The idea that Coutinho is the key to unlock stubborn defences is a fantasy

In his latest column, DANIEL MOXON explains why Philippe Coutinho returning to Liverpool might not be the fairytale some are hoping it would be.

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Transfer news is dull. Really dull.

I know everyone feeds off it and it’s the sort of thing we’re looking for when searching for news about our favourite club but, let’s be honest, for the most part it’s a minefield of unbearable nonsense.

In no other area of the media would it be considered acceptable to publish some of the transfer rumours we see, some of which are shakily sourced and others a complete fabrication.

That’s what makes it so hard to trust any of it – and why I generally don’t care about anything I see unless it’s Liverpool Football Club introducing their latest new player.

One ‘story’ that’s been harder to ignore is the constant barrage of speculation surrounding the future of Philippe Coutinho.


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In the three years since the Brazilian left Anfield for Barcelona, Liverpool have banked the full £142m from the deal and have gone on to domestic and European success, while the Catalan club are in the throes of a financial crisis.

And the player himself has seen his career trajectory fall off a cliff.

He was at the height of his powers in January 2018 – Liverpool’s star player who had produced the sort of performances in the previous few seasons to convince Barcelona to make him their record signing.

Coutinho has scored 22 times in the league in the three years since, eight of which came in the Bundesliga while on loan at Bayern Munich. While it would be unfair and untrue to suggest goals are all he brings, this is still not good enough for a player with his reputation and price tag.

He was at Camp Nou for 18 months before he was farmed out to Germany for a loan intended to help him get back to his best after a poor start to life in Spain.

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That year with Bayern was probably his best spell since leaving Liverpool, and back in Catalonia this season he has played 14 times, yielding three goals and two assists.

Mitigating factors – this current Barcelona side is the worst we’ve seen for a long time, which won’t be helping him, and his lack of appearances this season go largely down to a long-term meniscus injury which ended his campaign prematurely in January.

And, of course, he really was superb in his time at Liverpool. He was the real star of the team, often playing in a side devoid of any genuine quality. He was the man capable of producing that special moment to win the game or to secure progress to the next round.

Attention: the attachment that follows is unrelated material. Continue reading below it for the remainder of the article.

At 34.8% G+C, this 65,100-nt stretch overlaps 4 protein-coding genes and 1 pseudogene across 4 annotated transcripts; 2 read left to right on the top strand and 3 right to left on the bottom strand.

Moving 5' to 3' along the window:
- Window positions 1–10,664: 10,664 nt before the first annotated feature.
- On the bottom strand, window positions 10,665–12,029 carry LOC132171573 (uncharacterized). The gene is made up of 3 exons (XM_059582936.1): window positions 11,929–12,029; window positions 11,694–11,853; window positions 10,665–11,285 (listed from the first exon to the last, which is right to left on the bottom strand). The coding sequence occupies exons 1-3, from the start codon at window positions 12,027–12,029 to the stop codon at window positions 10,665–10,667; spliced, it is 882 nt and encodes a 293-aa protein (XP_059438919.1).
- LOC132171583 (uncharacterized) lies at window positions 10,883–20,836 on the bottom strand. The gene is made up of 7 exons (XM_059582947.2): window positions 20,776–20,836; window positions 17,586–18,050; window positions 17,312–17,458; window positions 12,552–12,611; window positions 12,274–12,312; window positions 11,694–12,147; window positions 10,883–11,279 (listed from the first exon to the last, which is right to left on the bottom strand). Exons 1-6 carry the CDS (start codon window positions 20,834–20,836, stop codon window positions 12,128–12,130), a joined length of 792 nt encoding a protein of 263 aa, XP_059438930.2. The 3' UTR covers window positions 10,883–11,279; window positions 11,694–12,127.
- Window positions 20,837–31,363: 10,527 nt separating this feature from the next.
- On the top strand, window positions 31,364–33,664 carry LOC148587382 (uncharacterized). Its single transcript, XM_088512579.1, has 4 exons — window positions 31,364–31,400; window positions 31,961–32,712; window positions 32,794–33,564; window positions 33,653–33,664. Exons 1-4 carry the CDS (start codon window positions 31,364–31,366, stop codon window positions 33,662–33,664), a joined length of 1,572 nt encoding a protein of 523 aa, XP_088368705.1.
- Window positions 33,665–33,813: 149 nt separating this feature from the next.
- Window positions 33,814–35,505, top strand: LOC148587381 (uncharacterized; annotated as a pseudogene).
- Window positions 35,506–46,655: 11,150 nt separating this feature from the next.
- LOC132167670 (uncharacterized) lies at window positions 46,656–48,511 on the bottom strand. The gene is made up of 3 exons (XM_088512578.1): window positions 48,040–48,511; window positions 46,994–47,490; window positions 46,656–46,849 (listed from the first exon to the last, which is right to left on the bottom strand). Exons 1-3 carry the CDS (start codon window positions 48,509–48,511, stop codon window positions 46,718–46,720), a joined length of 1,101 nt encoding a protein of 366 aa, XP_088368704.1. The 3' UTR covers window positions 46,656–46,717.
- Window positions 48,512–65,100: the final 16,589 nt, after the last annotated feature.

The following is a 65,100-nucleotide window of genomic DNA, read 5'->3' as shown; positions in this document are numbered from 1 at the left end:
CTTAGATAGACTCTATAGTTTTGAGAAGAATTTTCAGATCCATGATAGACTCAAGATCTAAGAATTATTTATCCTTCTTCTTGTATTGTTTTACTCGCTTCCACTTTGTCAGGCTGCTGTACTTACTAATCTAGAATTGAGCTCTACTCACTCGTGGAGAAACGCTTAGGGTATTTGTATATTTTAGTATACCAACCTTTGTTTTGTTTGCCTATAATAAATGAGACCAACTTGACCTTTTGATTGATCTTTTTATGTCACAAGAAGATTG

I can see why the idea of bringing Coutinho “home” is appealing, especially for the reported £35m fee with Barcelona seemingly happy to cut their losses and desperate for the cash.

As well as the romantic element, there is also the idea that the Brazilian could be the creative midfielder who regularly contributes goals and assists that the Reds have been missing since… well, Coutinho left.

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But while there’s no doubt that’s what he has been in the past, it’s not as simple as putting that type of player into this Liverpool side and expecting all the attacking problems we’ve seen this season simply vanish.

While a more creative source from midfield can’t be a bad thing, the Reds won’t suddenly be able to break down teams playing with a low block with ease. It isn’t a new problem. It’s something Liverpool have struggled with more or less for as long as I can remember.

Amid Liverpool’s issues this season and Coutinho’s reported availability, it’s no surprise to see heavy links tipping the Brazilian to return to Anfield.

But while he was a terrific player in his first spell on Merseyside, there is a danger that we’ve put him on a bit of a pedestal. Plus, he will be 29 in the summer, and at an age where his best days will be coming to an end.

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And let’s not forget the financial aspect. The supposed £35m is a good deal in terms of transfer fee, no doubt, but his agent Kia Joorabchian has hinted that his client would be unwilling to take a pay cut.

There is simply no way Liverpool will break their wage structure for anyone, especially not for a player who wouldn’t necessarily be a guaranteed starter.

It’s a nice thought – but it’s not likely to happen. And even if it did, don’t expect Coutinho to be the solution to all Liverpool’s attacking issues.


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